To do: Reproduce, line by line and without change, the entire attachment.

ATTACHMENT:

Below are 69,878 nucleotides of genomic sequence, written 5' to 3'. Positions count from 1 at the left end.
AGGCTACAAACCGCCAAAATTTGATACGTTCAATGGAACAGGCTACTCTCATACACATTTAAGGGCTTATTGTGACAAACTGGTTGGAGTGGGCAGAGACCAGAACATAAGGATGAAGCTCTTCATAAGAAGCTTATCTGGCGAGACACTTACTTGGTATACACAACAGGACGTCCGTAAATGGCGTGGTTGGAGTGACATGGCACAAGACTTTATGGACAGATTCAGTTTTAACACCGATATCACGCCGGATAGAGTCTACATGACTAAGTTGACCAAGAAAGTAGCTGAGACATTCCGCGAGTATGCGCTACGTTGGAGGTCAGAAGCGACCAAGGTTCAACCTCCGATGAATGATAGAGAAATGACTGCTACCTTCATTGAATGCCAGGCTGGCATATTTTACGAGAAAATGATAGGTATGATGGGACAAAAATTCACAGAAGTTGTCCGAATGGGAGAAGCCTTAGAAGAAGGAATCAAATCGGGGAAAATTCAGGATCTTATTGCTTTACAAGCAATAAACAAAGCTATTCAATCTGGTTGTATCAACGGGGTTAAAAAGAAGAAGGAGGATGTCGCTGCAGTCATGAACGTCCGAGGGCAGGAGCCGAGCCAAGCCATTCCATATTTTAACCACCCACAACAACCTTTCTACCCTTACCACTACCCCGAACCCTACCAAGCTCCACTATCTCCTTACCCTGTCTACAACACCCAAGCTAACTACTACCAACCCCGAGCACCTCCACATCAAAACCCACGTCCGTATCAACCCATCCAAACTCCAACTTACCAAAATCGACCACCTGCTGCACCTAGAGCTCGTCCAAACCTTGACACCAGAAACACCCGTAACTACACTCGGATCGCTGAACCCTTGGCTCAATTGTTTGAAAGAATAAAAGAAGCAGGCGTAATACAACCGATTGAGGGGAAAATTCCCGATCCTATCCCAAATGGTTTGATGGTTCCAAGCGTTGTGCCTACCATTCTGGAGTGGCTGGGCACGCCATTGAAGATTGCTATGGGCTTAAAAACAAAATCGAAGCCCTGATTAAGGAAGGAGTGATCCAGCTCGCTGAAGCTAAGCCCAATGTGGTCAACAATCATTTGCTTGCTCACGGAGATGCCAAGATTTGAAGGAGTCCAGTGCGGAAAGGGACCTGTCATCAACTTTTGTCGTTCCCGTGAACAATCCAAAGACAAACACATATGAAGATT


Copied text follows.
Below are 69,878 nucleotides of genomic sequence, written 5' to 3'. Positions count from 1 at the left end.
AGGCTACAAACCGCCAAAATTTGATACGTTCAATGGAACAGGCTACTCTCATACACATTTAAGGGCTTATTGTGACAAACTGGTTGGAGTGGGCAGAGACCAGAACATAAGGATGAAGCTCTTCATAAGAAGCTTATCTGGCGAGACACTTACTTGGTATACACAACAGGACGTCCGTAAATGGCGTGGTTGGAGTGACATGGCACAAGACTTTATGGACAGATTCAGTTTTAACACCGATATCACGCCGGATAGAGTCTACATGACTAAGTTGACCAAGAAAGTAGCTGAGACATTCCGCGAGTATGCGCTACGTTGGAGGTCAGAAGCGACCAAGGTTCAACCTCCGATGAATGATAGAGAAATGACTGCTACCTTCATTGAATGCCAGGCTGGCATATTTTACGAGAAAATGATAGGTATGATGGGACAAAAATTCACAGAAGTTGTCCGAATGGGAGAAGCCTTAGAAGAAGGAATCAAATCGGGGAAAATTCAGGATCTTATTGCTTTACAAGCAATAAACAAAGCTATTCAATCTGGTTGTATCAACGGGGTTAAAAAGAAGAAGGAGGATGTCGCTGCAGTCATGAACGTCCGAGGGCAGGAGCCGAGCCAAGCCATTCCATATTTTAACCACCCACAACAACCTTTCTACCCTTACCACTACCCCGAACCCTACCAAGCTCCACTATCTCCTTACCCTGTCTACAACACCCAAGCTAACTACTACCAACCCCGAGCACCTCCACATCAAAACCCACGTCCGTATCAACCCATCCAAACTCCAACTTACCAAAATCGACCACCTGCTGCACCTAGAGCTCGTCCAAACCTTGACACCAGAAACACCCGTAACTACACTCGGATCGCTGAACCCTTGGCTCAATTGTTTGAAAGAATAAAAGAAGCAGGCGTAATACAACCGATTGAGGGGAAAATTCCCGATCCTATCCCAAATGGTTTGATGGTTCCAAGCGTTGTGCCTACCATTCTGGAGTGGCTGGGCACGCCATTGAAGATTGCTATGGGCTTAAAAACAAAATCGAAGCCCTGATTAAGGAAGGAGTGATCCAGCTCGCTGAAGCTAAGCCCAATGTGGTCAACAATCATTTGCTTGCTCACGGAGATGCCAAGATTTGAAGGAGTCCAGTGCGGAAAGGGACCTGTCATCAACTTTTGTCGTTCCCGTGAACAATCCAAAGACAAACACATATGAAGATT